It’s not often when the consensus top two players meet in the final game of the season, but that’s exactly what we have as Anthony Davis and Kentucky face Thomas Robinson and Kansas. You could make an argument that Bill Self and John Calipari are the best coaches in the sport as well, matched up in a battle between the two winningest programs in NCAA history. This has the makings of a special night, one that might trump them all in terms of the pregame storylines. Kentucky enters the game as a solid favorite (six points in Las Vegas) and won the first meeting by 10 points on November 15 at Madison Square Garden. Who had that as the national championship preview after watching it? Maybe you had the Kentucky half, but you certainly did not have the Kansas half of the equation. Plenty has changed since then, but there are a few things we can glean from that game. Kansas jumped out to an early lead before Kentucky rallied to tie it at the half and took control after the break. The Wildcats shot 51% but committed 19 turnovers (25.6% of possessions, their fifth highest total of the season). There were 45 fouls called in the game and Kansas point guard Tyshawn Taylor went to the line 17 times as a result. Kentucky’s defense was outstanding, limiting Kansas to 34% shooting and 4-15 from deep. The Wildcats blocked 13 shots (seven courtesy of Davis) and won the game in comfortable fashion.

Anthony Davis Will Need To Show Thomas Robinson Why He Is The National Player Of The Year

Tonight’s contest is a matchup between two elite defensive teams, tied for the national lead in defensive two-point percentage  (39.8%). The battles at the power forward and center positions are absolutely fantastic. Davis and Terrence Jones go up against Jeff Withey and Robinson, four outstanding defensive players and three who can change the game offensively as well. Robinson is the best defensive rebounder in the nation while Davis and Withey are the top two shot blockers. Jones can electrify the crowd with his athleticism and can also stretch his game to the three-point line. Kentucky is the more talented team, but Kansas has shown an incredible level of grit and toughness throughout the season, never more so than in the NCAA Tournament. Overcoming deficits against Purdue and Ohio State, plus putting away NC State and North Carolina late in the game has shown us this Kansas team is no fluke. The Jayhawks have absolutely nothing to lose in this game and are the more experienced team by a wide margin. On the other hand, Kentucky has one more game to go in order to live up to the preseason expectation of winning the program’s eighth national championship.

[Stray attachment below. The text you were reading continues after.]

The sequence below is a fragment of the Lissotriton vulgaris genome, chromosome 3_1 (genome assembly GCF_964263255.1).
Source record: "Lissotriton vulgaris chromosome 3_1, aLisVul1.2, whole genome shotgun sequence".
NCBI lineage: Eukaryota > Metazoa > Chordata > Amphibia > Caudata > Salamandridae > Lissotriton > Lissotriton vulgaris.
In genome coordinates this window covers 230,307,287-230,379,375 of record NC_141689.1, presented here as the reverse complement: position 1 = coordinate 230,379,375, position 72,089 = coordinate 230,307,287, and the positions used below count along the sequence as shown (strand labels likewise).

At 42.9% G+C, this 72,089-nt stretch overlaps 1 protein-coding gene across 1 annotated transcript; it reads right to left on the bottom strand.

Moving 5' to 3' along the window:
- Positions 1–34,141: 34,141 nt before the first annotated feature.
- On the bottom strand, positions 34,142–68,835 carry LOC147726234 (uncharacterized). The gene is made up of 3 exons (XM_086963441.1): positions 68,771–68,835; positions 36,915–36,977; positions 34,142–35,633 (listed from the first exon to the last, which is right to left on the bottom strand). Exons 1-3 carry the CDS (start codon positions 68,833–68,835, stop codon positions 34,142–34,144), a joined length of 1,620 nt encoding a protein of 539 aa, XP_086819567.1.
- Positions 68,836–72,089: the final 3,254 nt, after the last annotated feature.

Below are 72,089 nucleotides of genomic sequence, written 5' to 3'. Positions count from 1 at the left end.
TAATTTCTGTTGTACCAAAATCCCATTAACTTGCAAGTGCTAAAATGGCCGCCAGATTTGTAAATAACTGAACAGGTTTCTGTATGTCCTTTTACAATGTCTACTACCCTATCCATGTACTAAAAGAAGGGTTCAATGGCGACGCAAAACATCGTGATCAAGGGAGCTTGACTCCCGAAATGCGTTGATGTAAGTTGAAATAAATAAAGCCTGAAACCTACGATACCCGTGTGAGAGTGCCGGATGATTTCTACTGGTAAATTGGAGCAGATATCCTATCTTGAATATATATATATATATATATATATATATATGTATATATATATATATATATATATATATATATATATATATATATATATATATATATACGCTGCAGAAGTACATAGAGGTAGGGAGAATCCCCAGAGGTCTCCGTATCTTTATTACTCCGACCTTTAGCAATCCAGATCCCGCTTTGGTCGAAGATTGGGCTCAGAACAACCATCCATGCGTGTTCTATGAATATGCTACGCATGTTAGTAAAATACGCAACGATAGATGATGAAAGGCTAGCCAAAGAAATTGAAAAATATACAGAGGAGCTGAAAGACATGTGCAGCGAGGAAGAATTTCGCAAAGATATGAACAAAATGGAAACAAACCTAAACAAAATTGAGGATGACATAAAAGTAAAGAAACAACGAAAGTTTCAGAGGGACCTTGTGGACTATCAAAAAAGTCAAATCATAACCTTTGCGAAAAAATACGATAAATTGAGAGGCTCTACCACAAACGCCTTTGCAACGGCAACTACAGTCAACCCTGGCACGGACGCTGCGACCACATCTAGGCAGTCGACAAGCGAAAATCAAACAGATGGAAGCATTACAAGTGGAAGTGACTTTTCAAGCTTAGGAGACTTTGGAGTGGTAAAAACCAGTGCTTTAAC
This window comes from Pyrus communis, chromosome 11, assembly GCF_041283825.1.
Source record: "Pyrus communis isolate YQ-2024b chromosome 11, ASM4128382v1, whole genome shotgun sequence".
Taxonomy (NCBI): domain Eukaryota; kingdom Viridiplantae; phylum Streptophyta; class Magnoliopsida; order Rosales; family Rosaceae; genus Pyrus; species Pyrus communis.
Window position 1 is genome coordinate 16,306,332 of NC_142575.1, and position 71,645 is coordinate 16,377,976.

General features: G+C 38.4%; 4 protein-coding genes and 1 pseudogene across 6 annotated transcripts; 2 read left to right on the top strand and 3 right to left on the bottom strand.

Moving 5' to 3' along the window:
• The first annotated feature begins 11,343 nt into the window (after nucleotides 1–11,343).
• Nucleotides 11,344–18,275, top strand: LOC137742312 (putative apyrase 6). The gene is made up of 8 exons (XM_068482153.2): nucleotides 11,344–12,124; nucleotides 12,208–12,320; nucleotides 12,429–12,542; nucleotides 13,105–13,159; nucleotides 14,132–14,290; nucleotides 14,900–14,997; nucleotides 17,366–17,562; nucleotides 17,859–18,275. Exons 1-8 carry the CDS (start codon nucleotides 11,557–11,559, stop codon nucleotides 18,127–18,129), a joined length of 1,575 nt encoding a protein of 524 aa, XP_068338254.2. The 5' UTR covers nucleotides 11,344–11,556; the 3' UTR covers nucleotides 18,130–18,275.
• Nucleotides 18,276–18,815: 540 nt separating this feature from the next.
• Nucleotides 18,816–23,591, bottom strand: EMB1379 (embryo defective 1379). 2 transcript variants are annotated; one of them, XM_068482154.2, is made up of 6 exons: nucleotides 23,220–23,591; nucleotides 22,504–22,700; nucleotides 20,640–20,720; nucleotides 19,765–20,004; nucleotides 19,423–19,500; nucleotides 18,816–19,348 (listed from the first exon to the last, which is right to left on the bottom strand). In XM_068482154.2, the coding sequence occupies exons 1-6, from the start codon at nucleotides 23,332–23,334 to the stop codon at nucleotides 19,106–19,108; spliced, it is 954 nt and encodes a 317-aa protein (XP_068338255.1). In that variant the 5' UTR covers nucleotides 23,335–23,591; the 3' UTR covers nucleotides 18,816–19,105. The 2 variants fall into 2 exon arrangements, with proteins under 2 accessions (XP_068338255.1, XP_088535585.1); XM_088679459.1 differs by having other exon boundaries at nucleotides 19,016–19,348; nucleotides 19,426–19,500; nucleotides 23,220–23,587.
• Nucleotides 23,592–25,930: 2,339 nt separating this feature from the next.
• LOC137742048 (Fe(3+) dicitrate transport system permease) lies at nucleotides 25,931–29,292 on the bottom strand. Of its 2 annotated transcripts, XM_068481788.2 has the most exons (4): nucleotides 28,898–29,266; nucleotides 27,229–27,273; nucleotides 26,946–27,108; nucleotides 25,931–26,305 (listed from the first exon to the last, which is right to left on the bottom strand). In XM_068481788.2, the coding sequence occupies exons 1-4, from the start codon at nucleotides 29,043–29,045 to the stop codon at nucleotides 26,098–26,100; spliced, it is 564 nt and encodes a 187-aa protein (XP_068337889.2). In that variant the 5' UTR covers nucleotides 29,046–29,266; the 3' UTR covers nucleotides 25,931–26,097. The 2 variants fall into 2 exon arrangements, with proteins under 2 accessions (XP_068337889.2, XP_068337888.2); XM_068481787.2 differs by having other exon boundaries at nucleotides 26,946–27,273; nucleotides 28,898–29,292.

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The Ultimate Breakdown: Ohio State vs. Kansas

Posted by zhayes9 on March 28th, 2012

Zach Hayes is an editor, contributor and bracketologist for Rush the Court. You can read his Louisville-Kentucky breakdown here.

It was clear from the first game of the season that everyone’s favorite breakout player, Kansas’ Thomas Robinson, was going to live up to the hype. At the same time, Ohio State’s Jared Sullinger, a first team All-American as a freshman and preseason All-American as a sophomore, was widely viewed as the premier big man in the country. It only took a quick glance at the calendar for December 10 to stand out: Ohio State at Kansas. Or more accurately: Sullinger at Robinson. Unfortunately, Sullinger’s body would spoil all our fun. The Buckeyes’ leading scorer sat out the visit to Allen Fieldhouse with painful back spasms and Ohio State limped to an 11-point loss.